Officials with Maryland’s largest public employees union say they are concerned about budget cuts made to the state’s public safety department
The Board of Public Works, chaired by Republican Gov. Larry Hogan, approved Wednesday $8.4 million in cuts to the Department of Public Safety and Correctional Services as part of more than $79 million in budget actions. Officials within the department said the reductions won’t permanently eliminate positions nor affect efforts to recruit to fill vacant positions.
Patrick Moran, president of AFSCME Maryland Council 3, said he remains skeptical regarding claims that positions remain available.
“What they are saying does not comport with the reality on the ground,” said Moran, who added that he is getting reports from prisons around the state that positions have been permanently cut.
“I’m skeptical those positions are still there,” he continued. “The reality is that when (positions) go away, they never come back unless the flood waters rise and locusts descend from the skies.”
On Wednesday, the Board of Public Works unanimously approved a plan to make mid-year reductions to the state’s current budget totaling nearly $63 million.
The savings from the Department of Public Safety and Correctional Services Department represented one of the larger chunks of funding. Though identified as “salary savings,” no positions were identified.
Gary McLhinney, director of professional standards at the Department of Public Safety and Correctional Services, said the savings come from various positions, including vacant corrections officer positions that were not filled in the first quarter of the budget year. The fiscal 2018 year began in July 1.
“The positions run the gamut from cooks and secretaries and administrative staff, corrections officers and trainers,” said McLhinney. “We didn’t have to identify each one since none of the (positions) were eliminated.”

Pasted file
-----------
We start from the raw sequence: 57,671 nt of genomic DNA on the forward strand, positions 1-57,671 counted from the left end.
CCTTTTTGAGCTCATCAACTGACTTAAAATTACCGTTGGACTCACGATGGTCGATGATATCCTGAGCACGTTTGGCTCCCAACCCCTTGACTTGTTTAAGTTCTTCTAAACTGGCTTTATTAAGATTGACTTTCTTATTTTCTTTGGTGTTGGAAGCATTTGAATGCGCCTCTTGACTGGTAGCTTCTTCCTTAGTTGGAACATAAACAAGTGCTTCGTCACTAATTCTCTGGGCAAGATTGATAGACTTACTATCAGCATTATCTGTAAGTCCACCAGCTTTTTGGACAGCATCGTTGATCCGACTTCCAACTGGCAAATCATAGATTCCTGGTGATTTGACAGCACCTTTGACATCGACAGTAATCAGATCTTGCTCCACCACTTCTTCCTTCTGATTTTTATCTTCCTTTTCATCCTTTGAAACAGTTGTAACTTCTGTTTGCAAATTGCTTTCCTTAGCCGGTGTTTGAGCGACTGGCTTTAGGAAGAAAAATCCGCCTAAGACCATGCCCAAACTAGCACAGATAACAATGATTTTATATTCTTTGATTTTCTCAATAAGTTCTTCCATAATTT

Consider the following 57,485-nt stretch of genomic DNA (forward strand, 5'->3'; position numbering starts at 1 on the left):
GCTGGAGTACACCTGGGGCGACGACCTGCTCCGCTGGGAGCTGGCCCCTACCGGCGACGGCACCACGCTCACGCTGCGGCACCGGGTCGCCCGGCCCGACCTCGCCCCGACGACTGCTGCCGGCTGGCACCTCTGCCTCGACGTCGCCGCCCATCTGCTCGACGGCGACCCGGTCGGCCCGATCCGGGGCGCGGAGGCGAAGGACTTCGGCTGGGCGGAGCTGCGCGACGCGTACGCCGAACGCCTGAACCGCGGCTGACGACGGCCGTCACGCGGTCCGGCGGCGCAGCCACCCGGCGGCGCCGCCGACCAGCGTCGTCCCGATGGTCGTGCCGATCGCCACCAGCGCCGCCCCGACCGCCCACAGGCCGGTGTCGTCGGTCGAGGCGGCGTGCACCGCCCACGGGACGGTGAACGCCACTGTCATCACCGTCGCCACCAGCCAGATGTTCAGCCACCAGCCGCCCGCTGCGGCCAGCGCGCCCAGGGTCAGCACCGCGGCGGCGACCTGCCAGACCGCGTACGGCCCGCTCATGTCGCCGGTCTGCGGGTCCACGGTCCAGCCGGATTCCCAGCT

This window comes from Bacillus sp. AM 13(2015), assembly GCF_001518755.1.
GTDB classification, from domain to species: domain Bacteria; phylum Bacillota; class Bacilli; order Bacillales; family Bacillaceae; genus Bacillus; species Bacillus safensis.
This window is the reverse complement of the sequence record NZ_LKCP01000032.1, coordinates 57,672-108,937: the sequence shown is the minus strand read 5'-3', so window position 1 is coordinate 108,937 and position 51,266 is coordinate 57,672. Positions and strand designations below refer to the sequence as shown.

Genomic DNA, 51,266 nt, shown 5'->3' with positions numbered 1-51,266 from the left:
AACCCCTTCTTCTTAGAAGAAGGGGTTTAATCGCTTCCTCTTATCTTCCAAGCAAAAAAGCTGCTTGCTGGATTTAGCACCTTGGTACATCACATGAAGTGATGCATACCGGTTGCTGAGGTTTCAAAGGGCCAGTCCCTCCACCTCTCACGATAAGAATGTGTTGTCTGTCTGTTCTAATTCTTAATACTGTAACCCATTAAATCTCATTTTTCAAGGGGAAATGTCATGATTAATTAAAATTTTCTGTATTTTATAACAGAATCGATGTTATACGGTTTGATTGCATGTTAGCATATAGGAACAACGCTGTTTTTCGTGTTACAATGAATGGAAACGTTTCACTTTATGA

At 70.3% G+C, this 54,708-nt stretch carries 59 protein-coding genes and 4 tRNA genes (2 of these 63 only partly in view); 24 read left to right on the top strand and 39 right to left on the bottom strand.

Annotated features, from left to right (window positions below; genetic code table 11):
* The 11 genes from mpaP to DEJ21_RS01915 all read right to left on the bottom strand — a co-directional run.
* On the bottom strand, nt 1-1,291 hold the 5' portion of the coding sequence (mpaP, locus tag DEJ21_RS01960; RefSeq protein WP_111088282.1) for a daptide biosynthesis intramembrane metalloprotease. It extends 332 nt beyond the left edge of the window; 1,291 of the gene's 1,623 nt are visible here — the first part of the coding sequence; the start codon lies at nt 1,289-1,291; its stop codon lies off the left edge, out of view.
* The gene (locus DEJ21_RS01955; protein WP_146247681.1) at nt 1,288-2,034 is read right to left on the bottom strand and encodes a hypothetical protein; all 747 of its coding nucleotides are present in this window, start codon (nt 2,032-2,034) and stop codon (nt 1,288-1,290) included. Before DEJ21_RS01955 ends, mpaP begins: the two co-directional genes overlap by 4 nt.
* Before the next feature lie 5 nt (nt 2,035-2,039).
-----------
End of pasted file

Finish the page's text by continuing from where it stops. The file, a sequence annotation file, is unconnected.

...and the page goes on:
Instead, McLhinney said the money cut from the budget represents savings from positions that will not be filled in the first quarter of the year.
“The positions remain available to be filled and we are actively trying to fill them,” said Mclhinney.
While McLhinney and Moran both agree filling correctional officer vacancies remains a challenge, they disagree on the exact number of vacancies.
Moran estimated the total number of vacancies between 750 and 1,000 positions.
The lack of staffing has led to an increase in assaults on officers, he said.
“When you are this poorly staffed, a thinking person would move people from an area that is not as valuable to positions that are much needed,” Moran said. “I can tell you right now, this is going to affect the operations of prisons and it’s going to affect them negatively.”
But McLhinney said the official number is “less than half” of the union’s estimate.
In February, the Department of Legislative Services reported that 576 of the 847 vacancies within the department were unfilled corrections officer positions. More than 40 percent of the total open positions were vacant for at least a year, according to the report.
“We fully recognize that it has been difficult to find qualified applicants,” said McLhinney. “This is true of law enforcement in general. Everybody is struggling.”